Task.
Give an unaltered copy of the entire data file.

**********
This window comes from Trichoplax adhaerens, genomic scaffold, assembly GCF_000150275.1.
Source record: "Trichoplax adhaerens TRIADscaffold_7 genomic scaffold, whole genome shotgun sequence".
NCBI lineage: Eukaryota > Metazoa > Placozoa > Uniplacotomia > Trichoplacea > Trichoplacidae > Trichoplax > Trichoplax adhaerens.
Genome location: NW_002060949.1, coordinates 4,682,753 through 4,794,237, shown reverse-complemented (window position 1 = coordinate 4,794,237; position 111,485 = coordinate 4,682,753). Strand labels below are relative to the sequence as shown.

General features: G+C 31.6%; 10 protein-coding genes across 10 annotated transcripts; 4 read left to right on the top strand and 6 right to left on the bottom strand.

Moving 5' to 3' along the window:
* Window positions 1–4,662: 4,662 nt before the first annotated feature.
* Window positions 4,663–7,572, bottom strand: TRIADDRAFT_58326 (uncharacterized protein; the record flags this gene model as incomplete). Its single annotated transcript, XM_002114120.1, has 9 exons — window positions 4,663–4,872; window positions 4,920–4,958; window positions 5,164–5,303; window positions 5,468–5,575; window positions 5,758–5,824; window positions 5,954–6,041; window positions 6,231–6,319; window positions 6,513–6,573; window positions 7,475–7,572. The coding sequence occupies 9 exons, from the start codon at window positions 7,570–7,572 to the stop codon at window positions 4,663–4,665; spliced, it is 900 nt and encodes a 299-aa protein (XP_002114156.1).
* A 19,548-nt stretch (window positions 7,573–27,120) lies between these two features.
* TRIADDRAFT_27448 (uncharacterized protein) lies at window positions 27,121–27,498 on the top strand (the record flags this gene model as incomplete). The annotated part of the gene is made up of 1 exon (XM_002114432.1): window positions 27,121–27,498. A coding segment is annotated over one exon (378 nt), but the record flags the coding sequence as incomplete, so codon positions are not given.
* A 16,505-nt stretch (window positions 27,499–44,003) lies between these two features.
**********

This window comes from Trichoplax adhaerens, genomic scaffold, assembly GCF_000150275.1.
Source record: "Trichoplax adhaerens TRIADscaffold_7 genomic scaffold, whole genome shotgun sequence".
NCBI lineage: Eukaryota > Metazoa > Placozoa > Uniplacotomia > Trichoplacea > Trichoplacidae > Trichoplax > Trichoplax adhaerens.
Genome location: NW_002060949.1, coordinates 4,682,753 through 4,794,237, shown reverse-complemented (window position 1 = coordinate 4,794,237; position 111,485 = coordinate 4,682,753). Strand labels below are relative to the sequence as shown.

General features: G+C 31.6%; 10 protein-coding genes across 10 annotated transcripts; 4 read left to right on the top strand and 6 right to left on the bottom strand.

Moving 5' to 3' along the window:
* Window positions 1–4,662: 4,662 nt before the first annotated feature.
* Window positions 4,663–7,572, bottom strand: TRIADDRAFT_58326 (uncharacterized protein; the record flags this gene model as incomplete). Its single annotated transcript, XM_002114120.1, has 9 exons — window positions 4,663–4,872; window positions 4,920–4,958; window positions 5,164–5,303; window positions 5,468–5,575; window positions 5,758–5,824; window positions 5,954–6,041; window positions 6,231–6,319; window positions 6,513–6,573; window positions 7,475–7,572. The coding sequence occupies 9 exons, from the start codon at window positions 7,570–7,572 to the stop codon at window positions 4,663–4,665; spliced, it is 900 nt and encodes a 299-aa protein (XP_002114156.1).
* A 19,548-nt stretch (window positions 7,573–27,120) lies between these two features.
* TRIADDRAFT_27448 (uncharacterized protein) lies at window positions 27,121–27,498 on the top strand (the record flags this gene model as incomplete). The annotated part of the gene is made up of 1 exon (XM_002114432.1): window positions 27,121–27,498. A coding segment is annotated over one exon (378 nt), but the record flags the coding sequence as incomplete, so codon positions are not given.
* A 16,505-nt stretch (window positions 27,499–44,003) lies between these two features.